Sara felt her own alarm escalate with Jeffrey’s as he started clawing his fingers into the ground. The soil came away easily as if someone had recently dug there. Soon, Sara was on her knees beside him, pulling up clumps of rock and earth, trying not to think about what they might find.
“Fuck!” Jeffrey jerked up his hand, and Sara saw a deep gash along the side of his palm where a sharp stick had gouged out the skin. The cut was bleeding profusely, but he went back to the task in front of him, digging at the ground, throwing dirt to the side.
Sara’s fingernails scraped something hard, and she pulled her hand back to find wood underneath. She said, “Jeffrey,” but he kept digging. “Jeffrey.”
“I know,” he told her. He had exposed a section of wood around the pipe. A metal collar surrounded the conduit, holding it tightly in place. Jeffrey took out his pocketknife, and Sara could only stare as he tried to work out the screws. Blood from his cut palm made his hands slide down the handle, and he finally gave up, tossing the knife aside and grabbing the pipe. He put his shoulder into it, wincing from the pain. Still, he kept pushing until there was an ominous groan from the wood, then a splintering as the collar came away.
Sara covered her nose as a stagnant odor drifted out.
The hole was roughly three inches square, sharp splinters cutting into the opening like teeth.
Jeffrey put his eye to the break. He shook his head. “I can’t see anything.”
Sara kept digging, moving back along the length of the wood, each new section she uncovered making her feel like her heart would explode from her mouth. There were several one-by-twos nailed together, forming the top of what could only be a long, rectangular box. Her breath caught, and despite the breeze she broke out into a cold sweat. Her sweatshirt suddenly felt like a straitjacket, and she pulled it over her head and tossed it aside so she could move more freely. Her mind was reeling with the possibilities of what they might find. Sara seldom prayed, but thinking about what they might discover buried below moved her to ask anyone who was listening to please help.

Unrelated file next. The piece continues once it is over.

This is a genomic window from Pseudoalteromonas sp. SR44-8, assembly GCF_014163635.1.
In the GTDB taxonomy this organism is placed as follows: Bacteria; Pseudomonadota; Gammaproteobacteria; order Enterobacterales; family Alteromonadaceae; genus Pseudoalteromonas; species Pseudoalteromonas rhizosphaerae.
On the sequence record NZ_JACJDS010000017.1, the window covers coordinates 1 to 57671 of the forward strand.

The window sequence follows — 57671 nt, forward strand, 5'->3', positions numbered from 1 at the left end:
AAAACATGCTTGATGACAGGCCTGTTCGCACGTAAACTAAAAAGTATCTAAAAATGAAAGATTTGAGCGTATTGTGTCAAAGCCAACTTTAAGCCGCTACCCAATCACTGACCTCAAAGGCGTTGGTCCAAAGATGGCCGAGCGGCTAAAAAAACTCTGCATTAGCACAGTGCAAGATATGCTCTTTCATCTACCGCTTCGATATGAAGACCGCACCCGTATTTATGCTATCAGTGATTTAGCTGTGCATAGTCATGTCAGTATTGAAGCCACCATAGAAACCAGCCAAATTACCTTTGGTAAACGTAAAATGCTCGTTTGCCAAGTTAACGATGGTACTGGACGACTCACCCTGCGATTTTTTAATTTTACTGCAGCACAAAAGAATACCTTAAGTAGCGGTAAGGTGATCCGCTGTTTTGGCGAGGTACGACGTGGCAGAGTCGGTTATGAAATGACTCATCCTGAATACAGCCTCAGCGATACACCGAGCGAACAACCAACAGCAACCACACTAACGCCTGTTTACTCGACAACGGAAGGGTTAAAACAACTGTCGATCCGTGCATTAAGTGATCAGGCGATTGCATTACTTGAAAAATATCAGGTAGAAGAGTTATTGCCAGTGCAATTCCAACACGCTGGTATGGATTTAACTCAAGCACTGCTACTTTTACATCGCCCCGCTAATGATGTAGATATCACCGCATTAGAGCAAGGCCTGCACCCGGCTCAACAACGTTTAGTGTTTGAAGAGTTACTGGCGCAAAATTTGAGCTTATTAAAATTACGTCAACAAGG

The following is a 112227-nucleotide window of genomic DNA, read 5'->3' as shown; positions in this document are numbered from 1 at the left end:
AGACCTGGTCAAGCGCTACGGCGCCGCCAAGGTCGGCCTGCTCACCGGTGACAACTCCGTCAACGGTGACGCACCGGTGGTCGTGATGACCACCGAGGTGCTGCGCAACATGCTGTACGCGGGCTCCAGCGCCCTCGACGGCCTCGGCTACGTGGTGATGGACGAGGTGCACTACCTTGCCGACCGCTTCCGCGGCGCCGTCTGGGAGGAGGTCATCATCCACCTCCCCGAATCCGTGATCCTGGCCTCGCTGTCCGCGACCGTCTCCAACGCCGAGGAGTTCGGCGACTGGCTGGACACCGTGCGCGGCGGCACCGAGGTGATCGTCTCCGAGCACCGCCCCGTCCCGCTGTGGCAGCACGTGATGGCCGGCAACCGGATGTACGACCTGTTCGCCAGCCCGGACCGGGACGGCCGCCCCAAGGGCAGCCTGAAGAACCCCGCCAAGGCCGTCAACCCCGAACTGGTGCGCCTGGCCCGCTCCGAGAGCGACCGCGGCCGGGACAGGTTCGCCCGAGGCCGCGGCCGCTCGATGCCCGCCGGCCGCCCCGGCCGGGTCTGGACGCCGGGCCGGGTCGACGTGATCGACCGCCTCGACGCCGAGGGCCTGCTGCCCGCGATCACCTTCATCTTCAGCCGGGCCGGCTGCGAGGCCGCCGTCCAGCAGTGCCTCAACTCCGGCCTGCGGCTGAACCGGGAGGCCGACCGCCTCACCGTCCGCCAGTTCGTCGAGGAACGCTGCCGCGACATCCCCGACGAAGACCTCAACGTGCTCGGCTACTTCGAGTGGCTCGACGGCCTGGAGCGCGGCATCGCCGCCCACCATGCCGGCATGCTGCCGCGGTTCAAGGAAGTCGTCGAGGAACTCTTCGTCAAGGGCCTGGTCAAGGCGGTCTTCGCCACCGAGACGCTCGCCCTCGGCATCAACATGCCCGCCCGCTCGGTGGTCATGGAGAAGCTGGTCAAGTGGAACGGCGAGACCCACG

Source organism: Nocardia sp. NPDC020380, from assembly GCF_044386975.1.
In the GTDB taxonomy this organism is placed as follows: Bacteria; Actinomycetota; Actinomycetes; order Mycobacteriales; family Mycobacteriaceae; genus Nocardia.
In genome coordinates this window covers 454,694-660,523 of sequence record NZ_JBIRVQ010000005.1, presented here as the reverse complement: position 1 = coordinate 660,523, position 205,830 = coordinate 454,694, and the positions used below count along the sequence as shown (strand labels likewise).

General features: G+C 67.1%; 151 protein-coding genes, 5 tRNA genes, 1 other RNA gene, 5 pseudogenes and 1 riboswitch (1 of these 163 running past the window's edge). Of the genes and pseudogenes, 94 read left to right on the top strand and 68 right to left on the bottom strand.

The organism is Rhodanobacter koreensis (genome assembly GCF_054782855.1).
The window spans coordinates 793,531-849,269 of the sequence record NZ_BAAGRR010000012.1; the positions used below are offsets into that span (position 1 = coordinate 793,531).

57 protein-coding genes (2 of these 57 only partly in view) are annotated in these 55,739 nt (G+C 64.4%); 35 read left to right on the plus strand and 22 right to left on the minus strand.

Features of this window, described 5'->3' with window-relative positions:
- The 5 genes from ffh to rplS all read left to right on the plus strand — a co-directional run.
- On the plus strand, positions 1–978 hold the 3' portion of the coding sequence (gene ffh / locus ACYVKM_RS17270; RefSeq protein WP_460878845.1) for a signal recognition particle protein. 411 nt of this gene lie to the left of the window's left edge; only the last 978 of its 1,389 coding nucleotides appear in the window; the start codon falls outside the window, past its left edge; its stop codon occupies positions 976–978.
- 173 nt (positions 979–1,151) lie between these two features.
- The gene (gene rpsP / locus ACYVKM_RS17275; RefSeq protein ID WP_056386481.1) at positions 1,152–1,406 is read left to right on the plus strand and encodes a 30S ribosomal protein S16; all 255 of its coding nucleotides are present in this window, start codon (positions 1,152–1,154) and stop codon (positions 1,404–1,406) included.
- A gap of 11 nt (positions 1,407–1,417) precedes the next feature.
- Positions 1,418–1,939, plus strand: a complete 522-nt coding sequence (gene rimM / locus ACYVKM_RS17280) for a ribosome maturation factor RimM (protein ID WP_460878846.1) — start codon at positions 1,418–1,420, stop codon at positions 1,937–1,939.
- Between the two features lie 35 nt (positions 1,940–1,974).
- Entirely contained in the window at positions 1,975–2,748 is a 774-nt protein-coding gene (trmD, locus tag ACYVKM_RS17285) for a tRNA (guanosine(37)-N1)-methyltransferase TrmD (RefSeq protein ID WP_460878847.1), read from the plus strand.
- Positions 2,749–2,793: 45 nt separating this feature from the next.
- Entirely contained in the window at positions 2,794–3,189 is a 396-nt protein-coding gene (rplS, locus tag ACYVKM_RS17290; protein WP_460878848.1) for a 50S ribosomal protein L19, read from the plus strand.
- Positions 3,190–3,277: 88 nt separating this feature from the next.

“Watch out,” Jeffrey warned, using the pipe to pry at the wooden slats. Sara sat back on her knees, shielding her eyes as dirt sprayed into the air. The wood splintered, most of it still buried, but Jeffrey kept at it, using his hands to break the thin slats. A low, creaking moan like a dying gasp came as nails yielded against the strain. The odor of fresh decay wafted over Sara like a sour breeze, but she did not look away when Jeffrey lay flat to the ground so that he could reach his arm into the narrow opening.
He looked up at her as he felt around, his jaw clenched tight. “I feel something,” he said. “Somebody.”